Joe Shepley has called Office 365 a disaster waiting to happen. His logic is that Microsoft and its partners are encouraging firms to migrate their networks to Office 365 without organizing, classifying, purging or adding any information governance.
Shepley contends this puts organizations at greater risk from a compliance standpoint.
Any experienced practitioner in the enterprise content management (ECM) space will tell you that a straight move into any system is a huge mistake. But contrary to what Shepley maintains, it's not a disaster.
Office 365 is Better
Let’s put this into perspective. An organization is storing content on network-shared drives. Aging servers that were not top-of-the-line when assigned this duty usually control these.
The information is likely stored in an array that's at least a decade old on hard drives that are hard to replace. The backup system is likely old, outdated and may not even work anymore.
This is a precarious position for any organization. I have been there, and it is a scary situation and one that you hope you can keep going for a while longer – at least until the right solution is available.
The reality is that there is almost never enough time. Marketing has needs that demand immediate attention. Everyone wants to go digital, and that almost always starts with customer data and new websites. Managing internal content is left to the background until it is too painful to ignore.
Doing a straight migration to an on-premises ECM system never made sense, and yet that mistake was repeatedly made. There was no real benefit to the organization. It was harder to access content that was already challenging to find. Search was a nice benefit, but IT still had to manage storage in addition to database and applications servers.
Cloud solutions like Office 365 are a clear step up. We all want to organize content and make sure information is properly managed and retained. The reality is that many orgs don’t have the time or resources to undertake that effort. Moving things to a cloud system that can still be accessed natively by productivity applications avoids potential real disasters for IT and places the content into a safer, and typically more secure, environment.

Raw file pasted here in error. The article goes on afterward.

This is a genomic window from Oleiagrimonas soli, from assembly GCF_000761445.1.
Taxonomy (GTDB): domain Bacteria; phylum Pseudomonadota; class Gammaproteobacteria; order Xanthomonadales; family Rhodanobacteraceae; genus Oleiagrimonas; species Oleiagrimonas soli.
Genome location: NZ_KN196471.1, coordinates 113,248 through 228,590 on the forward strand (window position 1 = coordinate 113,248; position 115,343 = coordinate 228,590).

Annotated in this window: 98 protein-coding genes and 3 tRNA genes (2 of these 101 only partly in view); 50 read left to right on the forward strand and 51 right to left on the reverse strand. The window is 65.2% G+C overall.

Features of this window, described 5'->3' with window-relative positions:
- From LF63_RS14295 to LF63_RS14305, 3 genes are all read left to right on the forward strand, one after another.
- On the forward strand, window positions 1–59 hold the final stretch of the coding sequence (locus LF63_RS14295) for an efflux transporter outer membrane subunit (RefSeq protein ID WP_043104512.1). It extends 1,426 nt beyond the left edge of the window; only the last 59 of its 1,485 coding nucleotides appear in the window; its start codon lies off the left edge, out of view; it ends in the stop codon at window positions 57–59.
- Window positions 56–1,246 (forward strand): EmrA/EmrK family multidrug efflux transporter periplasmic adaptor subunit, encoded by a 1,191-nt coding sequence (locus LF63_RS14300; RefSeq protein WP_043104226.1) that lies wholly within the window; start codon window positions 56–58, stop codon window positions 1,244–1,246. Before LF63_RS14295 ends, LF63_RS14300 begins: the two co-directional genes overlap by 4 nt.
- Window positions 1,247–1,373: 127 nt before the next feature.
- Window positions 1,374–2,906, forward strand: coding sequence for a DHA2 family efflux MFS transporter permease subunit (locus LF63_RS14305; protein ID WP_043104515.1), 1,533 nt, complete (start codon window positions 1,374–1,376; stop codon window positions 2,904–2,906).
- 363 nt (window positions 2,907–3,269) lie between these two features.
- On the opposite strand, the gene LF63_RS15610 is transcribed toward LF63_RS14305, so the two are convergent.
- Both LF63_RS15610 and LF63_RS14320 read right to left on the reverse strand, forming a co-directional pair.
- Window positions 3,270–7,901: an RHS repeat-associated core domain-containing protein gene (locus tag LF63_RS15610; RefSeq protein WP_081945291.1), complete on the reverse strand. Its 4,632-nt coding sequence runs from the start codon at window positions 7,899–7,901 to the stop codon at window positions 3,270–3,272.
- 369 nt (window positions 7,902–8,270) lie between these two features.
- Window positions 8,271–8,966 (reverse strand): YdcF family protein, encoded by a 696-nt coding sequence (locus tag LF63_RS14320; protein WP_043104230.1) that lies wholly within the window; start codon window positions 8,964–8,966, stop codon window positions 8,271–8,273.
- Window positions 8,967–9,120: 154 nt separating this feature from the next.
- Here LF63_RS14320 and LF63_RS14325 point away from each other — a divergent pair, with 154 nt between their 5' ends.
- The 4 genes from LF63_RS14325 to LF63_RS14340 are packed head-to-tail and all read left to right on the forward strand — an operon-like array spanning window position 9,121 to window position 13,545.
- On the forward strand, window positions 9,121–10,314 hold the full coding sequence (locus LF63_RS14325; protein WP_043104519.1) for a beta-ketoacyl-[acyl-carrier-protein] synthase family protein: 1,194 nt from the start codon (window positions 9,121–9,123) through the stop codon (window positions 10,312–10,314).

This success affords a false sense of security. It gives IT a belief that the problems have been addressed, when only the technical headaches have been solved. The business drivers for ECM still exist.
This is where Shepley's concern gains importance. Too many organizations move to the cloud without thinking about the compliance impacts. When I look at content sitting on network share drives I see massive amounts of compliance risk. An e-discovery tool is required to find information, and there is nothing in place to protect and manage that content.
Even in poorly implemented cloud systems, versioning can be turned on and administrators can protect content from permanent deletion. This can even be done post-implementation. In any scenario, the internal search capability is still a significant step forward.
As any consultant, including Shepley, will tell you, compliance with regulations and standards does not start with technology.
It starts with the organization and how it inherently treats information. I had one client that had a poorly implemented content infrastructure, but people all knew its requirements. Even using share drives, that organization was one of the most diligent in meeting its organizational compliance requirements that I have ever encountered.
Yes, a straight move to the cloud may make an organization feel it has made a step forward in managing information. But that isn’t reality. The reality is that it has simply delayed transition toward true compliance.
I agree with Shepley that no organization should just simply bulk-move content to Office 365 or any ECM system, cloud or otherwise.
But it is not the disaster that he implies, because the status quo can be just as treacherous. If those file shares die, that is a disaster.
The tools inherent in Office 365 can be leveraged to improve the content scrubbing process.
Some projects even start the content scrubbing process by moving a shared drive into a staging area inside the ECM system. There, the content is more easily analyzed and processed into its new long-term home within the ECM system.
The true danger is the chance that the raw move will be viewed as solving the content problem. That is far from the truth.
Making a straight move to Office 365 is simply punting the problem down the road. It solves the IT problems without doing anything to improve the business. If IT isn’t solving business problems, then is it really doing its job?